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Basic Zone-Based Firewall Fundamentals

In order to truly understand the concept of a zone-based firewall and to configure it in such a way that would be the most useful for each specific application, some basic concepts must be considered and understood. In this article, Sean Wilkins focuses on these, basic zone-based firewall fundamental concepts, how to interpret them, and how to use them correctly for each specific application.
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The first thing that must be understood when tasked with implementing a zone-based firewall is that its configuration differs from the traditional firewall (Context-Based Access Control or CBAC) configurations that were used in the past. In previous firewall configurations, each interface was individually configured with a specific firewall policy that worked in combination with an access-list. Traffic was inspected for specifically configured protocols and allowed based on the configuration. One of the main problems that people had with CBAC was that it required a large number of configuration commands to be entered onto each associated interface; this made configuration time consuming, and made minor modifications just as time consuming.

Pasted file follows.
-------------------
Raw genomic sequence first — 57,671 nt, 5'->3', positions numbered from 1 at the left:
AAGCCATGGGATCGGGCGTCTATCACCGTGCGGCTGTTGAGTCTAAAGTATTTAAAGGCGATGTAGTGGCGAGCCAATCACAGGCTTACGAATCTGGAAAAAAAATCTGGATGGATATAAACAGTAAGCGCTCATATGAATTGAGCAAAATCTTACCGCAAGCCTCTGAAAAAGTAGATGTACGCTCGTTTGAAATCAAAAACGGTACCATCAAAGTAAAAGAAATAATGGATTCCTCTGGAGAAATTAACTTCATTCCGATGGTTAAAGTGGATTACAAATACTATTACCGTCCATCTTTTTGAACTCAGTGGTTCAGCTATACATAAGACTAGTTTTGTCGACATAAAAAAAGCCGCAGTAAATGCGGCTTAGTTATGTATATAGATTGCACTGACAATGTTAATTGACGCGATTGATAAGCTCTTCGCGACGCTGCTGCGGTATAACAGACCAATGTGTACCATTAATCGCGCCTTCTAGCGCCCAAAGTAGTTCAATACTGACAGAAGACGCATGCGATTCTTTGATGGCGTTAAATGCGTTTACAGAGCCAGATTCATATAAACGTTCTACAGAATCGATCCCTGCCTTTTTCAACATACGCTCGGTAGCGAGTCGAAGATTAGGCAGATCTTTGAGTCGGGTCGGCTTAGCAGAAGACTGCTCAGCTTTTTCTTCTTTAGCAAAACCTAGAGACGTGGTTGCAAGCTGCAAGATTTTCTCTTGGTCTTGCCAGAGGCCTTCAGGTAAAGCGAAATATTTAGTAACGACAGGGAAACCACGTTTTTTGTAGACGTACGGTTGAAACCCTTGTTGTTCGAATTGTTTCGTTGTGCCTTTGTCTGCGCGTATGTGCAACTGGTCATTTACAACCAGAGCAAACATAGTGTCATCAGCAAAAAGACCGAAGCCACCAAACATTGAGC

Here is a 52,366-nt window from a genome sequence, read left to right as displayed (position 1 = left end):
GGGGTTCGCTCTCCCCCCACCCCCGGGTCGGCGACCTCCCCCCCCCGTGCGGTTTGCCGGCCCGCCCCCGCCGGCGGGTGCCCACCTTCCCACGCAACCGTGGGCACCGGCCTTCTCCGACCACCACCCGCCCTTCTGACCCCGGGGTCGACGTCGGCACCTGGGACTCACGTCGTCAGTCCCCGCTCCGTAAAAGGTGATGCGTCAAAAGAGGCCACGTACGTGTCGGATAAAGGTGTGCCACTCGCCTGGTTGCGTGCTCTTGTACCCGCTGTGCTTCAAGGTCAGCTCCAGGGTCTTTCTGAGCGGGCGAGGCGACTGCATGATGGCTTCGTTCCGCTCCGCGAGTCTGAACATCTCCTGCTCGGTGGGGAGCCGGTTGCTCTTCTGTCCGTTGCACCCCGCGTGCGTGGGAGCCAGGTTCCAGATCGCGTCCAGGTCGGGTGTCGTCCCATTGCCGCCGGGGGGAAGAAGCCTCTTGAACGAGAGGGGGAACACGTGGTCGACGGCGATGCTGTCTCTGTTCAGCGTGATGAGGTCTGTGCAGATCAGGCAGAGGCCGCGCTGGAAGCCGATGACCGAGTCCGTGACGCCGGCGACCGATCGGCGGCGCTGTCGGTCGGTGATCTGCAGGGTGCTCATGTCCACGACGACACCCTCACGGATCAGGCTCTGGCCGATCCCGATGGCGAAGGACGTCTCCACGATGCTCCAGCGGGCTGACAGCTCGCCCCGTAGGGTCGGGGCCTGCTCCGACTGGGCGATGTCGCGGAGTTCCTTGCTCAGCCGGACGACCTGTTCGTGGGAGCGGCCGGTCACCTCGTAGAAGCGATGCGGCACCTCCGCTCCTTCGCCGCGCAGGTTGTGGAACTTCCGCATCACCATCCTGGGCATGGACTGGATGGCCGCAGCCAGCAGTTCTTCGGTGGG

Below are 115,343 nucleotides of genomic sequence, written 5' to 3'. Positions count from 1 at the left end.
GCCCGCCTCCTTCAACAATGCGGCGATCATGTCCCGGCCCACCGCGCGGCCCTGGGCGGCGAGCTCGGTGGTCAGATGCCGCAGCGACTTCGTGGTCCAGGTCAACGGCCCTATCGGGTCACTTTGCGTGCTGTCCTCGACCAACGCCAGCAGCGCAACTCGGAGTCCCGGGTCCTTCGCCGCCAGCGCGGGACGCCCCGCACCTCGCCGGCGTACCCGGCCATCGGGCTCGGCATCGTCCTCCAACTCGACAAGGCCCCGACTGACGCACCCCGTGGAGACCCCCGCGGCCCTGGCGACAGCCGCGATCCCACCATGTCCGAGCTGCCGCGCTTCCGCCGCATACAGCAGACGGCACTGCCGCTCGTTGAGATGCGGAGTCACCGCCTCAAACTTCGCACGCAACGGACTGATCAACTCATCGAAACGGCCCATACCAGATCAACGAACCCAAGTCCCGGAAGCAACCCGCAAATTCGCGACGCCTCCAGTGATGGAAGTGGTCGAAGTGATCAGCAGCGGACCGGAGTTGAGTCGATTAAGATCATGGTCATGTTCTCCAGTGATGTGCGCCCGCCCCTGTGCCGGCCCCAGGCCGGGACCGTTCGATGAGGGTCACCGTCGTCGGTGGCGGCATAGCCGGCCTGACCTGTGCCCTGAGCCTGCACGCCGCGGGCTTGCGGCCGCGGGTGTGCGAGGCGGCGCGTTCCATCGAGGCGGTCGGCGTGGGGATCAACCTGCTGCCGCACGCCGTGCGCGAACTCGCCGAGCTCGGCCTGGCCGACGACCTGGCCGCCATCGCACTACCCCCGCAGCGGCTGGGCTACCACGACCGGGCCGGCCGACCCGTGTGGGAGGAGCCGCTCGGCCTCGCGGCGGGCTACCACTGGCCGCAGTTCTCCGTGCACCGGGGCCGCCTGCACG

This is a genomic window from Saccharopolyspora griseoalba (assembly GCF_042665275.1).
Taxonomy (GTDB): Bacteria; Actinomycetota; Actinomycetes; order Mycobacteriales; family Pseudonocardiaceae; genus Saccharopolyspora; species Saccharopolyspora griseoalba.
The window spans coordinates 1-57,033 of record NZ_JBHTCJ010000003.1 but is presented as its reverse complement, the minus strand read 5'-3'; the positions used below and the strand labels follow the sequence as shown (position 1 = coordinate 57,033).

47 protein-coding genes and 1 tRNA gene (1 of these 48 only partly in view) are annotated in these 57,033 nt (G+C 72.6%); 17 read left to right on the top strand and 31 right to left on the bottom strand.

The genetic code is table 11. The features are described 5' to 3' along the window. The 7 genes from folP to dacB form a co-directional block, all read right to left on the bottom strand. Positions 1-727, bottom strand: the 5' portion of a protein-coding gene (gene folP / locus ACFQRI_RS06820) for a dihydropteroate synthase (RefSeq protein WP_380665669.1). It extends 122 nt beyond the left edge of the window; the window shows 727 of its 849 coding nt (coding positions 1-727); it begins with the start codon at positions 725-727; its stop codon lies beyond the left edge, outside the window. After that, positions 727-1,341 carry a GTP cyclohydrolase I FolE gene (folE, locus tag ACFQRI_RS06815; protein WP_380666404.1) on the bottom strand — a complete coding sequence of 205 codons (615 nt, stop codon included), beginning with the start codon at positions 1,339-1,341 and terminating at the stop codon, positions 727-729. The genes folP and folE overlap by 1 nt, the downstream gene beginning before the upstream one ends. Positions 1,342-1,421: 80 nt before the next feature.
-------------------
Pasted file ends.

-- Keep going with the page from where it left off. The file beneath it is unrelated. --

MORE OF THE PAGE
With a zone-based firewall solution, zones are created for each part of the network that required different access/traffic control policies. The most common configuration of these is to have private (inside), public (outside), and DMZ (“demilitarized” or neutral) zones. The private zone is for interfaces which route traffic towards the inside of the organizational network, the public zone is for interfaces with traffic going towards a public network (i.e. Internet) and the DMZ zone (if needed) is for interfaces with traffic going towards a DMZ (i.e. public web and mail servers). When configuring this configuration, interfaces on the router are only able to be part of one zone at a time. Of course, the number of zones is not restricted to this sample configuration.

In order to make sure the concept of zones is clear, the following examples will show some common zone designs. As stated above, the most configurations of zones are using public, private, and DMZ zones. Figure 1 shows an example of this configuration:

Figure 1 Basic Zone Example

Another common example is used when there are multiple administrative areas inside an organization. For example, in a university setting, there are devices which are used primarily for administration and devices which are used primarily for academics. In order to protect the administrative devices from the academic devices, separate zones can be created. An example of this zone configuration is shown in Figure 2:

Figure 2 University Zone Example

Now with a firm understanding of zones, let us look at how these different zones are connected together. When configuring access and policy between zones, zone-pairs are created to link one zone to another. These zone-pairs are unidirectional and are configured with a specific traffic policy that is used when traffic passes from the source zone to destination zone. If traffic must pass between two zones in both directions, then two separate zone-pairs must be configured. The number of different policy options is quite vast and will be covered in later configuration articles.